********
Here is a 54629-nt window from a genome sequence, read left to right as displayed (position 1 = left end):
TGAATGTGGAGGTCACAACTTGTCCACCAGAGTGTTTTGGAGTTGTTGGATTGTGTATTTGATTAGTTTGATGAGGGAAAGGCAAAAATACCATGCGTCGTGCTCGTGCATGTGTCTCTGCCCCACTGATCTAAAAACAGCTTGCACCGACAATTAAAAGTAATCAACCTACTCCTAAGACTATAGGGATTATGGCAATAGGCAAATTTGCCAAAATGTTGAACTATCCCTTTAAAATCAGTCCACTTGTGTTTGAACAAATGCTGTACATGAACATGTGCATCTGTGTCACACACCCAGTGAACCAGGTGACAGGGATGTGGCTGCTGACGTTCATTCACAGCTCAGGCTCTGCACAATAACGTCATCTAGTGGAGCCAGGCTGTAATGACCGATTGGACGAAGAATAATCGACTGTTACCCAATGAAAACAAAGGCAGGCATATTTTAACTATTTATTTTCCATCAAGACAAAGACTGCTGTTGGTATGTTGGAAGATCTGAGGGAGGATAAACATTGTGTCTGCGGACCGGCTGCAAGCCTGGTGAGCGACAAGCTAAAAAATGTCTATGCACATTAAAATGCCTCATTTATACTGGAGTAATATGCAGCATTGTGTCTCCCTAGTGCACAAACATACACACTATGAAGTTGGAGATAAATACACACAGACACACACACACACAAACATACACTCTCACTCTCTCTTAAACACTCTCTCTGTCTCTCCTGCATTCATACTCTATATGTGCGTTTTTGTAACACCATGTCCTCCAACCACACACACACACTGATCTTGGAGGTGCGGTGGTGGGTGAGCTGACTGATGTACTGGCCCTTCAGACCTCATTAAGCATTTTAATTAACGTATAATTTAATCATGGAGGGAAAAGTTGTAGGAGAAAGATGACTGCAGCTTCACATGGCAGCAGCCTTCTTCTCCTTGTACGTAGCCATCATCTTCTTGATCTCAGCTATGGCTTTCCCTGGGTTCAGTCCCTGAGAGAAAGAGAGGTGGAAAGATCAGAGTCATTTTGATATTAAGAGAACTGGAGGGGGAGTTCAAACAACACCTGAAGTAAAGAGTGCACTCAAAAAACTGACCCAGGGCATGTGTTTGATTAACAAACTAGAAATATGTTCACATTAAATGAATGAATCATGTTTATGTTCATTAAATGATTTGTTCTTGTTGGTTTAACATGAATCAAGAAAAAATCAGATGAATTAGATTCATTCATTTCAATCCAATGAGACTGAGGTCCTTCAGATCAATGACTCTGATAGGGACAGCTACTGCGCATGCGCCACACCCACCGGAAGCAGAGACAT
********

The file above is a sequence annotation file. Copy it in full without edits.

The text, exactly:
Here is a 54629-nt window from a genome sequence, read left to right as displayed (position 1 = left end):
TGAATGTGGAGGTCACAACTTGTCCACCAGAGTGTTTTGGAGTTGTTGGATTGTGTATTTGATTAGTTTGATGAGGGAAAGGCAAAAATACCATGCGTCGTGCTCGTGCATGTGTCTCTGCCCCACTGATCTAAAAACAGCTTGCACCGACAATTAAAAGTAATCAACCTACTCCTAAGACTATAGGGATTATGGCAATAGGCAAATTTGCCAAAATGTTGAACTATCCCTTTAAAATCAGTCCACTTGTGTTTGAACAAATGCTGTACATGAACATGTGCATCTGTGTCACACACCCAGTGAACCAGGTGACAGGGATGTGGCTGCTGACGTTCATTCACAGCTCAGGCTCTGCACAATAACGTCATCTAGTGGAGCCAGGCTGTAATGACCGATTGGACGAAGAATAATCGACTGTTACCCAATGAAAACAAAGGCAGGCATATTTTAACTATTTATTTTCCATCAAGACAAAGACTGCTGTTGGTATGTTGGAAGATCTGAGGGAGGATAAACATTGTGTCTGCGGACCGGCTGCAAGCCTGGTGAGCGACAAGCTAAAAAATGTCTATGCACATTAAAATGCCTCATTTATACTGGAGTAATATGCAGCATTGTGTCTCCCTAGTGCACAAACATACACACTATGAAGTTGGAGATAAATACACACAGACACACACACACACAAACATACACTCTCACTCTCTCTTAAACACTCTCTCTGTCTCTCCTGCATTCATACTCTATATGTGCGTTTTTGTAACACCATGTCCTCCAACCACACACACACACTGATCTTGGAGGTGCGGTGGTGGGTGAGCTGACTGATGTACTGGCCCTTCAGACCTCATTAAGCATTTTAATTAACGTATAATTTAATCATGGAGGGAAAAGTTGTAGGAGAAAGATGACTGCAGCTTCACATGGCAGCAGCCTTCTTCTCCTTGTACGTAGCCATCATCTTCTTGATCTCAGCTATGGCTTTCCCTGGGTTCAGTCCCTGAGAGAAAGAGAGGTGGAAAGATCAGAGTCATTTTGATATTAAGAGAACTGGAGGGGGAGTTCAAACAACACCTGAAGTAAAGAGTGCACTCAAAAAACTGACCCAGGGCATGTGTTTGATTAACAAACTAGAAATATGTTCACATTAAATGAATGAATCATGTTTATGTTCATTAAATGATTTGTTCTTGTTGGTTTAACATGAATCAAGAAAAAATCAGATGAATTAGATTCATTCATTTCAATCCAATGAGACTGAGGTCCTTCAGATCAATGACTCTGATAGGGACAGCTACTGCGCATGCGCCACACCCACCGGAAGCAGAGACAT